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Saudi Arabia urges ‘utmost pressure’ to end Iranian ‘aggression’

U.S. Secretary of State Michael R. Pompeo is greeted by U.S. Ambassador to Saudi Arabia John Abizaid and Saudi Minister of Foreign Affairs H.E. Dr. Ibrahim bin Abdulaziz Al-Assaf upon arrival in Jeddah, on June 24, 2019. (Ron Przysucha/U.S. State Department)
September 27, 2019

This article was originally published by Radio Free Europe/Radio Liberty and is reprinted with permission.

Saudi Arabia has urged the international community to apply “utmost pressure with every tool available” to end what he called “aggression” by Iran, its bitter regional rival.

Saudi Foreign Minister Ibrahim al-Assaf told the United Nations General Assembly on September 26 that cutting off Tehran’s financial resources would be the best way to end what he labeled as Iran’s flagrant violation of international law.

The foreign minister repeated the accusation that Iran was responsible for the September 14 missile and drone attack on Saudi Arabia’s largest oil facilities, which temporarily knocked out more than 5 percent of daily global crude output.

The United States, France, Britain, and Germany have also blamed Tehran for the attack.

“We know very well who stood behind this aggression,” Assaf said.

“We have known that regime for 40 years. It is good at nothing but masterminding explosions, destruction, and assassinations, not only in our region but also throughout the world.”

“Utmost pressure with every tool available should be applied to end the terrorist and aggressive conduct of the Iranian regime,” he added.

Shi’ite Muslim Iran has denied involvement, while Sunni-led Saudi Arabia has invited UN investigators to assess where the strikes were launched from.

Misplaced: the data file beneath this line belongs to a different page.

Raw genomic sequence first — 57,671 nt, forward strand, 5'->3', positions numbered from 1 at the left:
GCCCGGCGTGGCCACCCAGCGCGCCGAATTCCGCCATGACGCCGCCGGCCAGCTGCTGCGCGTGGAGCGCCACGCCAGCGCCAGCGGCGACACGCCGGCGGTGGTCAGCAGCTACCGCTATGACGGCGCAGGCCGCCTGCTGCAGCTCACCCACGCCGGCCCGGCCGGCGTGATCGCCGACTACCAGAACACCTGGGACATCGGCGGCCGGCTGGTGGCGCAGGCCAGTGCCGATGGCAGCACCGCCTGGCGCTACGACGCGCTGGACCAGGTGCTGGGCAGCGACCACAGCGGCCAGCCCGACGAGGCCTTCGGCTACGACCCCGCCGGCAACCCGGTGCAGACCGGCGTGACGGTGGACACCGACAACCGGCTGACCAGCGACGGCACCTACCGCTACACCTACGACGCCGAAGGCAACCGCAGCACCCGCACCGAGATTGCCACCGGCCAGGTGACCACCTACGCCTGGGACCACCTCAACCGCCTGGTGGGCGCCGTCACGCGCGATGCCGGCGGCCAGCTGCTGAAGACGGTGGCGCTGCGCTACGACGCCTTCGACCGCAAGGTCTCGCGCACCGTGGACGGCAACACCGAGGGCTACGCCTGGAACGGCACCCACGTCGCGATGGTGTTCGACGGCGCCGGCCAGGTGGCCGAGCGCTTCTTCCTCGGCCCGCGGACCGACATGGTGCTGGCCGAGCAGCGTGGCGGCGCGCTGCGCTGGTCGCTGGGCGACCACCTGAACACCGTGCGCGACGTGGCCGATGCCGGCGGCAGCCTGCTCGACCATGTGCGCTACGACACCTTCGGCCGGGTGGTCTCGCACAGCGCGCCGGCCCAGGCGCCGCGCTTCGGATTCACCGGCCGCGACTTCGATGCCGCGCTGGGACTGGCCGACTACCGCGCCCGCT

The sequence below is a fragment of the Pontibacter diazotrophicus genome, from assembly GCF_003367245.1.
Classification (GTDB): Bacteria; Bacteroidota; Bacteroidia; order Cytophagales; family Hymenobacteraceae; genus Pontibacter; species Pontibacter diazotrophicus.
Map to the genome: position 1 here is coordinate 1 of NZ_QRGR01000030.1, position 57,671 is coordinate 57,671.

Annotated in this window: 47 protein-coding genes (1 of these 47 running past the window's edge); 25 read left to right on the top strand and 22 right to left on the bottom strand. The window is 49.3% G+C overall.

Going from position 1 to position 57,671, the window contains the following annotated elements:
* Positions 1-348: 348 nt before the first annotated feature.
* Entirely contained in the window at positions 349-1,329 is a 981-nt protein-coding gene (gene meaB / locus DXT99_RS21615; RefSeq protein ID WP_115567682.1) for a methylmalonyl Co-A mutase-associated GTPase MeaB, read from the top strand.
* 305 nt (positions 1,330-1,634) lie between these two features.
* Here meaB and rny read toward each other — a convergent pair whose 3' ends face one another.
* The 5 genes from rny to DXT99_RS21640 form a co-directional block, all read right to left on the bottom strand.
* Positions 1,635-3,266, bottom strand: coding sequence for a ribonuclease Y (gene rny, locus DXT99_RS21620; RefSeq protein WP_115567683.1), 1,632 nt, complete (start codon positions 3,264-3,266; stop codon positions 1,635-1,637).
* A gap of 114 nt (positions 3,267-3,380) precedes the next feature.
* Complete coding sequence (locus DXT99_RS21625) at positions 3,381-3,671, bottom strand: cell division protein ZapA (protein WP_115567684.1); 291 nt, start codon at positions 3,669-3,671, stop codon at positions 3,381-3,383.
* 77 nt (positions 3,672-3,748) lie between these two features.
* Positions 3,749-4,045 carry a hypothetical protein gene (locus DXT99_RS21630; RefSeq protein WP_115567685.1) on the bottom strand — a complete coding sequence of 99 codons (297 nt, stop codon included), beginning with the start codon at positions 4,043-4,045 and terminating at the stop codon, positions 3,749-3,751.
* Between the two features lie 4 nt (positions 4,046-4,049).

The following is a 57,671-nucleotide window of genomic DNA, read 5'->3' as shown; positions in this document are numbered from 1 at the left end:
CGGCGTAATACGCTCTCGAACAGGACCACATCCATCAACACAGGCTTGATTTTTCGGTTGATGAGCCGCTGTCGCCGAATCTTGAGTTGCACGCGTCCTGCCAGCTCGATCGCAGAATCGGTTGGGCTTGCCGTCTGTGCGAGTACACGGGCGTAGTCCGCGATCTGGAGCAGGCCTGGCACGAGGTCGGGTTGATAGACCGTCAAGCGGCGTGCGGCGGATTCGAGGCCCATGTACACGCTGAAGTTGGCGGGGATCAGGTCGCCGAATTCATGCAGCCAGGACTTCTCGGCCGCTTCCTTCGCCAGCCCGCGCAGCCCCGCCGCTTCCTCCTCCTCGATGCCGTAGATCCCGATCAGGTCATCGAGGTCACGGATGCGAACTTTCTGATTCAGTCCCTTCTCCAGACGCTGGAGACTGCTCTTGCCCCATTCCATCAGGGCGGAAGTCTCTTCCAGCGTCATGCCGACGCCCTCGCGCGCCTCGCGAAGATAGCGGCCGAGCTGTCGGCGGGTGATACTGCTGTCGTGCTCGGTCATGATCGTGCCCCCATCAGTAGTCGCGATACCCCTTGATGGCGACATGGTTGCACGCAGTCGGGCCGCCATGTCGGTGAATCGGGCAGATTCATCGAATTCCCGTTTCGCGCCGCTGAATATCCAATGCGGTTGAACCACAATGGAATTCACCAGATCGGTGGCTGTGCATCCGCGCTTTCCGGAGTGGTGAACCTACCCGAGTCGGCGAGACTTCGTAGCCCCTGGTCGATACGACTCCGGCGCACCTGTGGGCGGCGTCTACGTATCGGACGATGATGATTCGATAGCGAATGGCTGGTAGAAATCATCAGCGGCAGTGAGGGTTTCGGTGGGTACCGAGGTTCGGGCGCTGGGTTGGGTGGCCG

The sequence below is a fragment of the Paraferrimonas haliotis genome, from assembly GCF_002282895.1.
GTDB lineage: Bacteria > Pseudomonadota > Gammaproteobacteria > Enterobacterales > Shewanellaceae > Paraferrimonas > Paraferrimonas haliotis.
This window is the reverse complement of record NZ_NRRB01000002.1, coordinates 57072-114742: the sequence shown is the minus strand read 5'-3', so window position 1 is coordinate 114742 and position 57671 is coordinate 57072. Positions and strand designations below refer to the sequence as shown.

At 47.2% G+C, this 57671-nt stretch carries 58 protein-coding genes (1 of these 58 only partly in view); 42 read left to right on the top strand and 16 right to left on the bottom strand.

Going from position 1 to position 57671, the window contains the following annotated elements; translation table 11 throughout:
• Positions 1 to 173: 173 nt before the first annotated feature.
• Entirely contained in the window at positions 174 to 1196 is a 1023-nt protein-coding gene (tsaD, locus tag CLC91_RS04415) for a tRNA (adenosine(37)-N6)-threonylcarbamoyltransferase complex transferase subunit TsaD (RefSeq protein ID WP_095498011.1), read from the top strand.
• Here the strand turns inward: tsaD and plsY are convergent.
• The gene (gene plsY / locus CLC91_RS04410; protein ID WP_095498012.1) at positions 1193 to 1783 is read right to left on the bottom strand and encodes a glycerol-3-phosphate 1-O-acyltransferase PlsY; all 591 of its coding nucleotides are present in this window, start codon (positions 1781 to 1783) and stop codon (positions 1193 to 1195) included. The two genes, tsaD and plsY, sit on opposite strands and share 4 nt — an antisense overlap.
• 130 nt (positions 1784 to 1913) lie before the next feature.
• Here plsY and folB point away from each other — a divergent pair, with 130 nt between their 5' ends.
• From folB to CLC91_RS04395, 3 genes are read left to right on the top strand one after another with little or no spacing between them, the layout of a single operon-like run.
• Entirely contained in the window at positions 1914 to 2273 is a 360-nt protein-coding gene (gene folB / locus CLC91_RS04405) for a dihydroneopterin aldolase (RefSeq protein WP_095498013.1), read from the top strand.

Speaking to reporters in New York on September 26, a day after addressing the General Assembly, Iranian President Hassan Rohani said those countries accusing Tehran of being behind the attack on Saudi Arabia should “provide the needed proof.”

“If you do have any evidence or documentation please do make them available to me,” Rohani said, adding that the United States, France, Britain, and Germany “should stop” supplying weapons to Saudi Arabia.

Tehran and Washington have been at loggerheads since the United States last year withdrew from a 2015 nuclear deal between Iran and world powers and began reimposing sanctions against Iran.

Earlier on September 26, the United States said it was deploying a battery of Patriot missiles, four Sentinel radar systems, and about 200 support personnel to Saudi Arabia, its close ally, in the wake of the attack on the kingdom’s oil facilities.

Meanwhile, Israeli Foreign Minister Israel Katz told the General Assembly that his country was reaching out to Arab Persian Gulf states, saying they face a common threat from Iran.

Katz asserted that Iran was the main problem threatening stability and security in the region and that Supreme Leader Ayatollah Ali Khamenei ordered the attack on the Saudi installations.